At the trial plaintiff's counsel did not elect to avail himself of the rule that the burden of proof rests upon the defendant in a case such as this. It has long been established law in this state as elsewhere (see 6 Am.Jur. § 368–370, pp. 456–459), that a bailor who sues his bailee for conversion or breach of contract may safely rest after proving the bailment and failure to redeliver, because the burden rests upon the bailee to excuse his failure to return the property through proof that it was not due to his negligence or other fault. See discussion in George v. Bekins Van & Storage Co., 33 Cal.2d 834, at page 839, et seq., 205 P.2d 1037, at page 1041. There has been considerable uncertainty as to whether this rule applies to an action which sounds in negligence only. The George case definitely holds that it does apply to those instances which fall within the purview of the Uniform Warehouse Receipts Act. See 33 Cal.2d at pages 839–841, 205 P.2d at pages 1041–1042. Later cases indicate that the same rule applies to bailments not covered by the uniform act. See Downey v. Martin Aircraft Service, Inc., 96 Cal.App.2d 94, 98, 214 P.2d 581; Gardner v. Jonathan Club, 35 Cal.2d 343, 348, 217 P.2d 961; Redfoot v. J. T. Jenkins Co., 138 Cal.App.2d 108, 112, 291 P.2d 134.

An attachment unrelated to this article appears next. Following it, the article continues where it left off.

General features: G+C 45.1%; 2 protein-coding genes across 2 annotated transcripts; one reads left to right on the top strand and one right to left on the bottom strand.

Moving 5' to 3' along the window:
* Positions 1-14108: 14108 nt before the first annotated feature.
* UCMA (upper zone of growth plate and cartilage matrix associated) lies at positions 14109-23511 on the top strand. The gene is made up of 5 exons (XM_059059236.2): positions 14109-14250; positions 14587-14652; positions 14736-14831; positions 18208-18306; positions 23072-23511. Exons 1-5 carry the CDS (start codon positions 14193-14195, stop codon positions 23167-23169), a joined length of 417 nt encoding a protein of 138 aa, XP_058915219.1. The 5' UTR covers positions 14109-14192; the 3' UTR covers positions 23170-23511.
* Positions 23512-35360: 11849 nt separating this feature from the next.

In the case at bar the court ruled that the burden rested upon plaintiff to prove violation of the condition that the plane not be taken off the ground unless the weather was clear. Plaintiff's attorney acquiesced in that view and the case was tried upon that theory, which was expressly carried into the court's findings. Plaintiff's counsel, by such acquiescence, precluded it from thereafter claiming that the burden rested on defendant with respect to that phase of the case,—breach of contract. Redfoot v. J. T. Jenkins Co., supra, 138 Cal.App.2d 108, 112, 291 P.2d 134, and authorities there cited.

Appellant's counsel, impliedly recognizing this, argue that plaintiff did successfully carry the burden of showing a violation of the condition that the plane not be taken off the ground ‘unless the weather was clear.’ The finding is that, plaintiff having failed to prove that the weather was not good, ‘the court finds that the weather was good at that time.’